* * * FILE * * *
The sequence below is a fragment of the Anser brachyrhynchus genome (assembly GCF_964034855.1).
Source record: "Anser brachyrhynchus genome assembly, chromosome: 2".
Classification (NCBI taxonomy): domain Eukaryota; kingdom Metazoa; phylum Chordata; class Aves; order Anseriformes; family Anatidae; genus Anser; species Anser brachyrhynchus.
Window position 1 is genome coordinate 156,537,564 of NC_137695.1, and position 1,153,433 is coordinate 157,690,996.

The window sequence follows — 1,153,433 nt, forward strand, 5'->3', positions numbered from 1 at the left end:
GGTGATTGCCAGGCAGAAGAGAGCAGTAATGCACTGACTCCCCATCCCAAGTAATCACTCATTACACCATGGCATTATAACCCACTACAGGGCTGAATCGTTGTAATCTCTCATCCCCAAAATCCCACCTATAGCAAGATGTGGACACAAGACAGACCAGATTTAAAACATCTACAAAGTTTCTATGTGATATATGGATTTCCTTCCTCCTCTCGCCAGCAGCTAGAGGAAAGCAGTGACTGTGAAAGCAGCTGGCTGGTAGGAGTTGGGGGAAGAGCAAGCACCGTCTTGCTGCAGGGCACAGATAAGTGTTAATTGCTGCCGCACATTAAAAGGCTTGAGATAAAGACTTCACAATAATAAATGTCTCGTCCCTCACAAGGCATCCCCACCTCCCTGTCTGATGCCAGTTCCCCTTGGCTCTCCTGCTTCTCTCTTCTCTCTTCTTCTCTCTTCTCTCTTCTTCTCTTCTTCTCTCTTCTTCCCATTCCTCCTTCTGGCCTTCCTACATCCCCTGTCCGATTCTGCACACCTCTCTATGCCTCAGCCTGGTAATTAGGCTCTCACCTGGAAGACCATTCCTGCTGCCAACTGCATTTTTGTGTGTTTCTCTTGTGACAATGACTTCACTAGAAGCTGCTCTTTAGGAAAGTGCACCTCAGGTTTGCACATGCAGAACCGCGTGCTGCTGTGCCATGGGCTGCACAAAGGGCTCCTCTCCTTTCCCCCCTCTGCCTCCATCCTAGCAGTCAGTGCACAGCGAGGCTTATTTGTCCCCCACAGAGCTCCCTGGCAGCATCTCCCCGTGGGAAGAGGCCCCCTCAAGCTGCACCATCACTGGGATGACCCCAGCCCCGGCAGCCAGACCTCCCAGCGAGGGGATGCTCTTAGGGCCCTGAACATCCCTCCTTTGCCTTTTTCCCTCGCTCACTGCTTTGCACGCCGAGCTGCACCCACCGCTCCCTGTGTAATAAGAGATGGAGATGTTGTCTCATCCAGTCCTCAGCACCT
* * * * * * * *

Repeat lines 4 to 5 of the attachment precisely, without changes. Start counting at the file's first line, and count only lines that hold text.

Window position 1 is genome coordinate 156,537,564 of NC_137695.1, and position 1,153,433 is coordinate 157,690,996.

The window sequence follows — 1,153,433 nt, forward strand, 5'->3', positions numbered from 1 at the left end: